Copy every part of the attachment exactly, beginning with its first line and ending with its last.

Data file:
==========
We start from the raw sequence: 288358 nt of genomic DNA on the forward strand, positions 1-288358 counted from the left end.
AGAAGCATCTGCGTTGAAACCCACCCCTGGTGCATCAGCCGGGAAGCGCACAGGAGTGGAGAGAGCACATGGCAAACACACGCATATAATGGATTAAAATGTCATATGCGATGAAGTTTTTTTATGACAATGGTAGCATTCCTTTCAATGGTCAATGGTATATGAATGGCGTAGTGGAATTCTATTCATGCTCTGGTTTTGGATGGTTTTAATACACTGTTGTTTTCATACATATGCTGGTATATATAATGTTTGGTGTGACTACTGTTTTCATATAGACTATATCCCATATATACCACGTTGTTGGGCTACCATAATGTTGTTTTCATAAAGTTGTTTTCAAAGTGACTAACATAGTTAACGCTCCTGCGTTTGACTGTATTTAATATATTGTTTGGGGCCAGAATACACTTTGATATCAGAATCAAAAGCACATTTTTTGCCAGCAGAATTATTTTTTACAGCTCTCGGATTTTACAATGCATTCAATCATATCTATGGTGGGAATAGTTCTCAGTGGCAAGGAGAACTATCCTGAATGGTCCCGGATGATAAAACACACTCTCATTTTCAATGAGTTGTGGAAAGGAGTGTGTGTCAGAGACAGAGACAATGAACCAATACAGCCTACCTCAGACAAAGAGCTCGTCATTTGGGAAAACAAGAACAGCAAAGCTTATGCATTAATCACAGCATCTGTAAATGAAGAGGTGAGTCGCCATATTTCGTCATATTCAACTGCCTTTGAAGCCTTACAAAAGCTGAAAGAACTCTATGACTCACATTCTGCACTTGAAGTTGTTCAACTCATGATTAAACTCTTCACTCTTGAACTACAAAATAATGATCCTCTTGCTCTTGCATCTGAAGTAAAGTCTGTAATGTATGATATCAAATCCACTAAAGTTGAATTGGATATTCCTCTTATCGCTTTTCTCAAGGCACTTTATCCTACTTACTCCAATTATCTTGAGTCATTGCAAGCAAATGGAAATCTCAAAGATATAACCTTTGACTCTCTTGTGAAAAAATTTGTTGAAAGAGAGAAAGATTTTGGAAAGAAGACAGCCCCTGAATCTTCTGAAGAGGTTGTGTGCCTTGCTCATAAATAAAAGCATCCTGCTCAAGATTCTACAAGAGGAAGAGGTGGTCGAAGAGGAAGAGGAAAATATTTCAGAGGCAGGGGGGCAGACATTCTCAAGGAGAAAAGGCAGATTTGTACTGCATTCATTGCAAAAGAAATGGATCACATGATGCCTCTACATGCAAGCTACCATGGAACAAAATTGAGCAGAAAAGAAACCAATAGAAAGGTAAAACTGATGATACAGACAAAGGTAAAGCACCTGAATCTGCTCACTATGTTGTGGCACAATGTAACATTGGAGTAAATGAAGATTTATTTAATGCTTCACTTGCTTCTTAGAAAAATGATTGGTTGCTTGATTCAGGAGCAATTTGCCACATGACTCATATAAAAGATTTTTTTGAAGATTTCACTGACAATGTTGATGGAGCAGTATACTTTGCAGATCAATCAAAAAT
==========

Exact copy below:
We start from the raw sequence: 288358 nt of genomic DNA on the forward strand, positions 1-288358 counted from the left end.
AGAAGCATCTGCGTTGAAACCCACCCCTGGTGCATCAGCCGGGAAGCGCACAGGAGTGGAGAGAGCACATGGCAAACACACGCATATAATGGATTAAAATGTCATATGCGATGAAGTTTTTTTATGACAATGGTAGCATTCCTTTCAATGGTCAATGGTATATGAATGGCGTAGTGGAATTCTATTCATGCTCTGGTTTTGGATGGTTTTAATACACTGTTGTTTTCATACATATGCTGGTATATATAATGTTTGGTGTGACTACTGTTTTCATATAGACTATATCCCATATATACCACGTTGTTGGGCTACCATAATGTTGTTTTCATAAAGTTGTTTTCAAAGTGACTAACATAGTTAACGCTCCTGCGTTTGACTGTATTTAATATATTGTTTGGGGCCAGAATACACTTTGATATCAGAATCAAAAGCACATTTTTTGCCAGCAGAATTATTTTTTACAGCTCTCGGATTTTACAATGCATTCAATCATATCTATGGTGGGAATAGTTCTCAGTGGCAAGGAGAACTATCCTGAATGGTCCCGGATGATAAAACACACTCTCATTTTCAATGAGTTGTGGAAAGGAGTGTGTGTCAGAGACAGAGACAATGAACCAATACAGCCTACCTCAGACAAAGAGCTCGTCATTTGGGAAAACAAGAACAGCAAAGCTTATGCATTAATCACAGCATCTGTAAATGAAGAGGTGAGTCGCCATATTTCGTCATATTCAACTGCCTTTGAAGCCTTACAAAAGCTGAAAGAACTCTATGACTCACATTCTGCACTTGAAGTTGTTCAACTCATGATTAAACTCTTCACTCTTGAACTACAAAATAATGATCCTCTTGCTCTTGCATCTGAAGTAAAGTCTGTAATGTATGATATCAAATCCACTAAAGTTGAATTGGATATTCCTCTTATCGCTTTTCTCAAGGCACTTTATCCTACTTACTCCAATTATCTTGAGTCATTGCAAGCAAATGGAAATCTCAAAGATATAACCTTTGACTCTCTTGTGAAAAAATTTGTTGAAAGAGAGAAAGATTTTGGAAAGAAGACAGCCCCTGAATCTTCTGAAGAGGTTGTGTGCCTTGCTCATAAATAAAAGCATCCTGCTCAAGATTCTACAAGAGGAAGAGGTGGTCGAAGAGGAAGAGGAAAATATTTCAGAGGCAGGGGGGCAGACATTCTCAAGGAGAAAAGGCAGATTTGTACTGCATTCATTGCAAAAGAAATGGATCACATGATGCCTCTACATGCAAGCTACCATGGAACAAAATTGAGCAGAAAAGAAACCAATAGAAAGGTAAAACTGATGATACAGACAAAGGTAAAGCACCTGAATCTGCTCACTATGTTGTGGCACAATGTAACATTGGAGTAAATGAAGATTTATTTAATGCTTCACTTGCTTCTTAGAAAAATGATTGGTTGCTTGATTCAGGAGCAATTTGCCACATGACTCATATAAAAGATTTTTTTGAAGATTTCACTGACAATGTTGATGGAGCAGTATACTTTGCAGATCAATCAAAAAT